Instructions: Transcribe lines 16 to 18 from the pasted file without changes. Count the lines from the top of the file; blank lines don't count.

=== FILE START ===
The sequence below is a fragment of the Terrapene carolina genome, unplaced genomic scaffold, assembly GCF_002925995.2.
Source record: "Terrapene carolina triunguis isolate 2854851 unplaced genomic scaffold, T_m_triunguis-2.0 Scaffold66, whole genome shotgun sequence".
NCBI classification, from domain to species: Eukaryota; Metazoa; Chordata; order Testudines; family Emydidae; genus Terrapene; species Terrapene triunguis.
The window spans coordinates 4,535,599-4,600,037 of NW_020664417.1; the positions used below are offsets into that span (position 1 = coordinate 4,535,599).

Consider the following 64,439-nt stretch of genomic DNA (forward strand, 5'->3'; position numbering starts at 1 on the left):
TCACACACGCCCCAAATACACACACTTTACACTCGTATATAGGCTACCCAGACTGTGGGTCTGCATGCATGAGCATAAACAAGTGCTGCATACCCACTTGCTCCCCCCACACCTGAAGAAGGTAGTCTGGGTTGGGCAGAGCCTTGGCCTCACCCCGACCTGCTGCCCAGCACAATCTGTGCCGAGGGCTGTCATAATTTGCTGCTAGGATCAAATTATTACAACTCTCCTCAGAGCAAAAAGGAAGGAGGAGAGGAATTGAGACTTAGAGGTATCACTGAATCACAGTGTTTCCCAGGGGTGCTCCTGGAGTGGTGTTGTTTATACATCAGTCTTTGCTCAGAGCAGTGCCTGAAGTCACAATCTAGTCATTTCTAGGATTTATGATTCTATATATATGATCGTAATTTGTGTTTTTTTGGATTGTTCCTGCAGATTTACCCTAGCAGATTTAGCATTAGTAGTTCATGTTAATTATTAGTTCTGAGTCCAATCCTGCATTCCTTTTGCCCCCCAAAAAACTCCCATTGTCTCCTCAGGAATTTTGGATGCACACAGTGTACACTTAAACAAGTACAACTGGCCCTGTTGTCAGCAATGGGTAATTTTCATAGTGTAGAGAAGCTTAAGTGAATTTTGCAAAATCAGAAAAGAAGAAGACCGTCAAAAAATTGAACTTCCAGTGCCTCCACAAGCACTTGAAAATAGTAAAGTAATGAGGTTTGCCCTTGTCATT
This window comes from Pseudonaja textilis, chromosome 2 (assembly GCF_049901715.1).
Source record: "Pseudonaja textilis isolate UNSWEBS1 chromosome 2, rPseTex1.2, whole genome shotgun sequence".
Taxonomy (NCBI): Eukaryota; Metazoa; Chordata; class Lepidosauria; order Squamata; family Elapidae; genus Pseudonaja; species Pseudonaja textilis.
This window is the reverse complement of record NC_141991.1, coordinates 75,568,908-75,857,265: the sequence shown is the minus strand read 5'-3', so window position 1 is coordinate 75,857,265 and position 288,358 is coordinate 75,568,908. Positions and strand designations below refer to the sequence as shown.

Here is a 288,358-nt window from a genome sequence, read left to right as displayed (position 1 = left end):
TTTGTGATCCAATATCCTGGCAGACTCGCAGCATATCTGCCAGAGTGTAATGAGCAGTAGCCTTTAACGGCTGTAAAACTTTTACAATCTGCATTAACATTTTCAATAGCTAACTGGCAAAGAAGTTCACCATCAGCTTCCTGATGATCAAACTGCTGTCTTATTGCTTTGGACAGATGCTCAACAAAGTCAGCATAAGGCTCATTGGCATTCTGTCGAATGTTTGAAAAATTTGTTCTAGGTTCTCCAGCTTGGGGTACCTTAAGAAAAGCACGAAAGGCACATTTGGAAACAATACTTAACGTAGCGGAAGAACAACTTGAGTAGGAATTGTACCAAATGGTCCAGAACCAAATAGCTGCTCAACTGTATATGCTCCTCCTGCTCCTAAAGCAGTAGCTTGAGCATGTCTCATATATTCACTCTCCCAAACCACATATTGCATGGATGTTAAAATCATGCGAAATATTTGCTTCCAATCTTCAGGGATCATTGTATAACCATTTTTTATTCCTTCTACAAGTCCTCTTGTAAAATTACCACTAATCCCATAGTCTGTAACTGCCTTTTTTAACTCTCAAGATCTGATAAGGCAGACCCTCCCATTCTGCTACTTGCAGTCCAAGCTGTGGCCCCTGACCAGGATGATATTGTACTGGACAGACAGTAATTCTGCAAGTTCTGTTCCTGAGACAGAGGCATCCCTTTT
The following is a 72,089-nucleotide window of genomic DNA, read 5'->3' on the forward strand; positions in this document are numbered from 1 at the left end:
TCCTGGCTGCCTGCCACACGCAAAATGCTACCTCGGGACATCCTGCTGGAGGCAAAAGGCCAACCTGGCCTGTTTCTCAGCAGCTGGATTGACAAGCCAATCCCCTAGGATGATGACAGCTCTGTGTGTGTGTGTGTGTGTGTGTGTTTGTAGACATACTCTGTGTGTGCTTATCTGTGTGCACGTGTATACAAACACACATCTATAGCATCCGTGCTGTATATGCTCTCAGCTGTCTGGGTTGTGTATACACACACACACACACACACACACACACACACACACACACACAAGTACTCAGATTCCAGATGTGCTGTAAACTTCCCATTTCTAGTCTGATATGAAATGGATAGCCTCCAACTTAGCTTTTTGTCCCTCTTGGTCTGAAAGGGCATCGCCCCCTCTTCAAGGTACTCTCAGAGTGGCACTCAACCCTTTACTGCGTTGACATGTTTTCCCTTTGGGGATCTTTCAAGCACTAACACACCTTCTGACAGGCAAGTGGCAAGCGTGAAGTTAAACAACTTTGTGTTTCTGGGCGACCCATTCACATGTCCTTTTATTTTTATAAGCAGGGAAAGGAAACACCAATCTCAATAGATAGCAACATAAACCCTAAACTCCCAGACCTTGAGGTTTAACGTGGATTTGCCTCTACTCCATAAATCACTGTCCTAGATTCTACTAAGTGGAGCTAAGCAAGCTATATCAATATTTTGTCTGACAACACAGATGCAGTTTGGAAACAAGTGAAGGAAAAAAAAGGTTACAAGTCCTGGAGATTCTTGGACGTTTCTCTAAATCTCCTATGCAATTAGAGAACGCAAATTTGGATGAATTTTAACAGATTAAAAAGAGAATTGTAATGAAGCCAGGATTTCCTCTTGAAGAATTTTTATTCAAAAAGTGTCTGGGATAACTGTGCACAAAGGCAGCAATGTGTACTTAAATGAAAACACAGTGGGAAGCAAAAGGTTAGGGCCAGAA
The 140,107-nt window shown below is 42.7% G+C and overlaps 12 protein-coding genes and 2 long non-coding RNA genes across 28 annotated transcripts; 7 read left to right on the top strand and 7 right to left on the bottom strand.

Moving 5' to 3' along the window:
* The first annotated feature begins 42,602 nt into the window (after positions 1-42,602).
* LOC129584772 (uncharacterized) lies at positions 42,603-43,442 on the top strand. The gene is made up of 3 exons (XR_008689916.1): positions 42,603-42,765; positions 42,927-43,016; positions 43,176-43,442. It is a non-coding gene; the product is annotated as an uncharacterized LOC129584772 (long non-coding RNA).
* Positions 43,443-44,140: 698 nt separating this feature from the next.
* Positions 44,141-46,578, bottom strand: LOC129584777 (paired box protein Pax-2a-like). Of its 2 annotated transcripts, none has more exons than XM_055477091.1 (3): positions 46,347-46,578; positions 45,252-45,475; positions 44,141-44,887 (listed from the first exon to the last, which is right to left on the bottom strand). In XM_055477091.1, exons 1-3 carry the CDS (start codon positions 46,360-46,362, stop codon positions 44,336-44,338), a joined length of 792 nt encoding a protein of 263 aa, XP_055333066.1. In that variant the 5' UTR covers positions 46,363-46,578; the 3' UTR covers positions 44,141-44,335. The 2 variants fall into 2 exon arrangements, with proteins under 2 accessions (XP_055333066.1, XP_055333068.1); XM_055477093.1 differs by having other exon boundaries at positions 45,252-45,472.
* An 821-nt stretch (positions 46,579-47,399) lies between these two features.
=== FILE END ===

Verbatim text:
Moving 5' to 3' along the window:
* The first annotated feature begins 42,602 nt into the window (after positions 1-42,602).
* LOC129584772 (uncharacterized) lies at positions 42,603-43,442 on the top strand. The gene is made up of 3 exons (XR_008689916.1): positions 42,603-42,765; positions 42,927-43,016; positions 43,176-43,442. It is a non-coding gene; the product is annotated as an uncharacterized LOC129584772 (long non-coding RNA).